Buy Bitcoin on the Dip? 3 things you need to know

Investor sentiment of risk aversion in recent months has hammered the stock market. But the cryptocurrency market has been crushed harder. After peaking at nearly $3 trillion in November 2021, the total market value of digital assets is $900 billion at the time of writing this document.

Nowhere is this pessimism more evident than with Bitcoin (BTC 9.19%). The world’s most valuable cryptocurrency, seen by many as the wake-up call of the entire industry, has plummeted 67% in the last seven months.

Is now a good time to buy Bitcoin on the decline? Here’s what smarter investors know.

Crypto is extremely volatile

Probably the most obvious thing to know about crypto is that the asset class is incredibly volatile. Even investors in some of the most volatile high-growth tech stocks are poised for a rude awakening when it comes to harrowing daily price movements in crypto.

While many proponents of blockchain technology and cryptocurrencies are hoping for the development of real-world use cases, so far the industry has been characterized primarily by speculation. And this makes sense, given that the soaring prices of some tokens naturally attracts others in search of a quick profit. Despite its recent fall, Bitcoin has produced an 800% return over the past five years. This crushes the total return of 65% of the S&P 500 over the same period.

The proliferation of financial instruments and service providers for the cryptocurrency market has somewhat exacerbated the problem of volatility. Companies like Block, Coinbase Global, and Robinhood Markets make buying and selling cryptocurrencies seamless. This user-friendly approach reduces friction for transactions, which could help sustain wild price swings.

Owning any cryptocurrency, even Bitcoin, requires you to be able to withstand the inevitable ups and downs.

Crypto is full of uncertainty

Where will Bitcoin and crypto be in 10 years? And five years? These questions are almost impossible to answer because there are too many unknowns surrounding the nascent asset class. To begin with, perhaps the biggest bear case is the possibility of onerous government regulation. Countries that feel that their power is threatened can simply ban the possession and mining of cryptocurrencies, as China did last year.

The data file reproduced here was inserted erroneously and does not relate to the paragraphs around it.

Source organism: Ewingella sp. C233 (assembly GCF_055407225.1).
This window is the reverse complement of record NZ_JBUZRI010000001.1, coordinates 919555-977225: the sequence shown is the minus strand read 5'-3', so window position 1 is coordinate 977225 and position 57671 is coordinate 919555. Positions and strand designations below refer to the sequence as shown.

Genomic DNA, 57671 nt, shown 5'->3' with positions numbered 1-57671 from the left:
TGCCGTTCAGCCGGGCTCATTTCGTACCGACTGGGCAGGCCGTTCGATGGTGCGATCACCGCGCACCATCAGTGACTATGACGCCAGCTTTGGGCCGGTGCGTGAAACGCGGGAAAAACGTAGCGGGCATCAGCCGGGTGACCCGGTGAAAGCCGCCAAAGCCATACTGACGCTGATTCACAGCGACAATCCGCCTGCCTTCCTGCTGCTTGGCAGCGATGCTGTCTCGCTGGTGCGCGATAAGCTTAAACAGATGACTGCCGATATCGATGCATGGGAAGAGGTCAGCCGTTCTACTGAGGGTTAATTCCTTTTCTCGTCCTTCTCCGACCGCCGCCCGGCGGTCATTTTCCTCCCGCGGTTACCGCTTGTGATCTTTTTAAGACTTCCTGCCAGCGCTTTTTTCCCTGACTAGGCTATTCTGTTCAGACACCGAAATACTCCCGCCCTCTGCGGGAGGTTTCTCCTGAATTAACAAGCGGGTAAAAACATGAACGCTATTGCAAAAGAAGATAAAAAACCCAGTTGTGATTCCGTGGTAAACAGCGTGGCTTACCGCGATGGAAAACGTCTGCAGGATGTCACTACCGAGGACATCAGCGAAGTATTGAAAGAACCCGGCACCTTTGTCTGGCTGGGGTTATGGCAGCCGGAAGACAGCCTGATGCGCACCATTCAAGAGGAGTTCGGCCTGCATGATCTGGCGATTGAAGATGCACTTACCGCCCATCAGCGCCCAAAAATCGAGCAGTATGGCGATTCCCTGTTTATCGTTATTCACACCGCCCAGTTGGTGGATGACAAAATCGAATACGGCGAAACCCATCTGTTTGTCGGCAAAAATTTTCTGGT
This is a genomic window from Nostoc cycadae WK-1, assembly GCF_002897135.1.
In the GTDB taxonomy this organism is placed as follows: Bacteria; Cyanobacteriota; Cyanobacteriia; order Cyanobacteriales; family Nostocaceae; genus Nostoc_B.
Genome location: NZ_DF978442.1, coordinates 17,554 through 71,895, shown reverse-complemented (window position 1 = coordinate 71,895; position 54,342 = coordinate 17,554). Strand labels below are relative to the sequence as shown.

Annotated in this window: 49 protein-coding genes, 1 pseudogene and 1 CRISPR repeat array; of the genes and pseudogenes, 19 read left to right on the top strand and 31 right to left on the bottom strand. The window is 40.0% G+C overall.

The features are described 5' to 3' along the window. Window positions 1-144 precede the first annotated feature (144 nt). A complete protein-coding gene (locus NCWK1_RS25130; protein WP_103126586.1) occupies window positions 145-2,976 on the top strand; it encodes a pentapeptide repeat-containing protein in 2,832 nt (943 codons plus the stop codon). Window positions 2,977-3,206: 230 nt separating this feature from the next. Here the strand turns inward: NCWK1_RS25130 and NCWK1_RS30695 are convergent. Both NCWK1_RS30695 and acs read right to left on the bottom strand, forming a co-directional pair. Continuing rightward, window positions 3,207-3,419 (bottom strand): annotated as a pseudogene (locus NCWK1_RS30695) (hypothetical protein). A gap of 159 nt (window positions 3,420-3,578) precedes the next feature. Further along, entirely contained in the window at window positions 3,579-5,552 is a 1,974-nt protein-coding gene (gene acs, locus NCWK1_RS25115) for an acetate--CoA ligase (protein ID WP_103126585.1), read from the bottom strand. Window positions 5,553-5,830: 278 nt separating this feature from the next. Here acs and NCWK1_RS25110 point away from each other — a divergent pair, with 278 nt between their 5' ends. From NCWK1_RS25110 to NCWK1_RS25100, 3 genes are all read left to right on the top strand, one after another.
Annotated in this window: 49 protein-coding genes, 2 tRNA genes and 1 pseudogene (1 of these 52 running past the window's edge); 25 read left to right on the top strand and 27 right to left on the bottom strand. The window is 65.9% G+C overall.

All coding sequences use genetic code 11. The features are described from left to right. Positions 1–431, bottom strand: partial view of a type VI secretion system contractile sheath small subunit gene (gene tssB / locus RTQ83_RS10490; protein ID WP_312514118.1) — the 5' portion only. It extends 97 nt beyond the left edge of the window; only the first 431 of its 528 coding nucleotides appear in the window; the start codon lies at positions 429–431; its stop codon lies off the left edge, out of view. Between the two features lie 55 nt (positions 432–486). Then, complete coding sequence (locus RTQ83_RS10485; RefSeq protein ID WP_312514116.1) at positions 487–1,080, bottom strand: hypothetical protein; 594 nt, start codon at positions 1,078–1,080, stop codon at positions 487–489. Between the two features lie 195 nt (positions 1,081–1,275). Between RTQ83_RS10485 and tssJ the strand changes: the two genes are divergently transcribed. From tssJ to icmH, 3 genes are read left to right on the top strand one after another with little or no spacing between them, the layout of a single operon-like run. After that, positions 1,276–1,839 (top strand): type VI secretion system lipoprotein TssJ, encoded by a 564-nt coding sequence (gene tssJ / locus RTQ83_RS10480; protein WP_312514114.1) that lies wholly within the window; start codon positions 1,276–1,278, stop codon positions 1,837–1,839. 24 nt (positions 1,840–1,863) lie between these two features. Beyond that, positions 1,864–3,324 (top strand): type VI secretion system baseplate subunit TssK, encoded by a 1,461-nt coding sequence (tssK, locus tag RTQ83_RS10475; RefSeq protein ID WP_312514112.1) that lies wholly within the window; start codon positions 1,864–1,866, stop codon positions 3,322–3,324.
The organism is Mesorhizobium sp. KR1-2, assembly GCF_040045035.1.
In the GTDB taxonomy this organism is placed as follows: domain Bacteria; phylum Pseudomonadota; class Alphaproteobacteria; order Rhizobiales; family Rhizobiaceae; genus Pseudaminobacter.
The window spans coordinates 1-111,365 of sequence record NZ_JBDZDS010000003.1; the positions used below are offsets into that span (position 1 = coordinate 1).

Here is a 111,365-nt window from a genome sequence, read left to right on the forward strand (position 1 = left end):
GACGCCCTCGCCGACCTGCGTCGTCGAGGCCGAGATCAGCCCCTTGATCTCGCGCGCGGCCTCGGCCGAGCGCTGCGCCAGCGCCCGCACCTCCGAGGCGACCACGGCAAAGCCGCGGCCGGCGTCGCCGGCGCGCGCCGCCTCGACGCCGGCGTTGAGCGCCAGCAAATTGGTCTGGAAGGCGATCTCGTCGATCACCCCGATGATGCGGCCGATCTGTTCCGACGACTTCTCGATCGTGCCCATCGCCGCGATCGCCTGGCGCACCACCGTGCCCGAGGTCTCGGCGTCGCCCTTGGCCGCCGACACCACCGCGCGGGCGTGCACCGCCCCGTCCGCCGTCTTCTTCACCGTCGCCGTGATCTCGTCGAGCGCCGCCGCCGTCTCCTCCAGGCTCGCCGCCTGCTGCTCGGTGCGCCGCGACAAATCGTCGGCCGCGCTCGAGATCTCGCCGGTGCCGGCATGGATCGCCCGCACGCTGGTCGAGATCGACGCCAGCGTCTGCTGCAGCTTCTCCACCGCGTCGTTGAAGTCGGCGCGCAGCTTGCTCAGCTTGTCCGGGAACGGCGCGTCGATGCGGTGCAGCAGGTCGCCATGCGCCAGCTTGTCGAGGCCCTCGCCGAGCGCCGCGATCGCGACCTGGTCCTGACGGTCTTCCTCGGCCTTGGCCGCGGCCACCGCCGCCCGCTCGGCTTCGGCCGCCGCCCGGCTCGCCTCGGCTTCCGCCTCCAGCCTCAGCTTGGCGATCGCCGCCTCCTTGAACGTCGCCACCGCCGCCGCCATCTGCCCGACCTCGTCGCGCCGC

In addition to regulation, cryptocurrencies simply have an extremely wide range of outcomes. Bitcoin is slowly seen as a legitimate store of value and a substitute for owning gold. But some, like Block founder and CEO Jack Dorsey, see it as the native currency of the internet and a way to transact with others in a more digital future. And when it comes to the world of decentralized applications, the potential to turn a number of different industries upside down by empowering service users is vast.

Crypto could change everything, die completely or end up somewhere in the middle. I don’t think anyone knows that with any level of certainty. Launched in 2009, Bitcoin has the longest operational history of any cryptocurrency out there. Even so, its future is far from certain.

Investing in cryptocurrencies requires proper risk management

With a ton of volatility and a wide range of future outcomes related to its development and adoption, investing in cryptocurrency requires proper risk management. If someone has a very long time horizon when it comes to their portfolio, it may be prudent to invest 100% in stocks. But because of some of the arguments I made above, this wouldn’t be the right approach to cryptocurrencies.

Therefore, for those investors who understand and accept the various risks and uncertainty of this asset class, I think it makes sense to allocate 1% to 2% of a well-diversified portfolio to cryptocurrencies. The thinking behind this strategy is quite simple. It’s an asymmetric bet, where the downside is limited to that small amount and the upside potential is absolutely huge if digital assets were to reach mainstream adoption.

Some of the best investment returns can be obtained by those who are willing to put money to work when it seems like everyone else is running for exits. That time is today.

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